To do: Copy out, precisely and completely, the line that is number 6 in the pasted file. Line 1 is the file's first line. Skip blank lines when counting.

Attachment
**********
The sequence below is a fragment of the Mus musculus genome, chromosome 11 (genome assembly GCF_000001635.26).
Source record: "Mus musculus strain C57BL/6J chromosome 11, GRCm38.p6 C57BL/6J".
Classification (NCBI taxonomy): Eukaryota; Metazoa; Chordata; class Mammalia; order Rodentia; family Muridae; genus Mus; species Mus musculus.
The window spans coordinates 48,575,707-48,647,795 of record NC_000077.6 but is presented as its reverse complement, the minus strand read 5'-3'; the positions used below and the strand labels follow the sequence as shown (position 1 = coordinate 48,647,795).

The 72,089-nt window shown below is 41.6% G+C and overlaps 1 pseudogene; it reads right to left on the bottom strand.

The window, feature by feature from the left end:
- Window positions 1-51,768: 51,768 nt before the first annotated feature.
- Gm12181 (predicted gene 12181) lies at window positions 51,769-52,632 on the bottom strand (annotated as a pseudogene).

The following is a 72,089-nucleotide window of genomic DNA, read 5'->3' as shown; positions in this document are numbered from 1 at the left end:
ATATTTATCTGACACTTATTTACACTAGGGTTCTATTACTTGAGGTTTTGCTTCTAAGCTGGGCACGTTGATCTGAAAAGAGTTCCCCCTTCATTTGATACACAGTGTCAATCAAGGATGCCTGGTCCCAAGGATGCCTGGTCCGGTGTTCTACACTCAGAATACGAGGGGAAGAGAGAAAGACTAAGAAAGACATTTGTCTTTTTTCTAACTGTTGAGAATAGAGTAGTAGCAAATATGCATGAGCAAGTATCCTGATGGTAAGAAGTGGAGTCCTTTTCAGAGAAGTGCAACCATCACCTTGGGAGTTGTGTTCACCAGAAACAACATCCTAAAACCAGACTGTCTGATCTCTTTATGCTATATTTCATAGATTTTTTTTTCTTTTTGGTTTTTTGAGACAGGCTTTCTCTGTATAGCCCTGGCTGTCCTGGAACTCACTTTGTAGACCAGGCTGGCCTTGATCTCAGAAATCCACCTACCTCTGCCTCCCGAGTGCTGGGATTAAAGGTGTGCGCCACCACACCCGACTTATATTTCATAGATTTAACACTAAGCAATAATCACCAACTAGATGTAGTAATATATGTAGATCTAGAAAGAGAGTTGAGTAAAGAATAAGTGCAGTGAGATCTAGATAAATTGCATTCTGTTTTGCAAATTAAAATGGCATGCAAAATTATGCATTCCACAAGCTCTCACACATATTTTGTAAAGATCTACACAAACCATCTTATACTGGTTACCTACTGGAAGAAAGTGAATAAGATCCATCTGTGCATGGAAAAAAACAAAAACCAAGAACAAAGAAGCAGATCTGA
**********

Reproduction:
The window, feature by feature from the left end: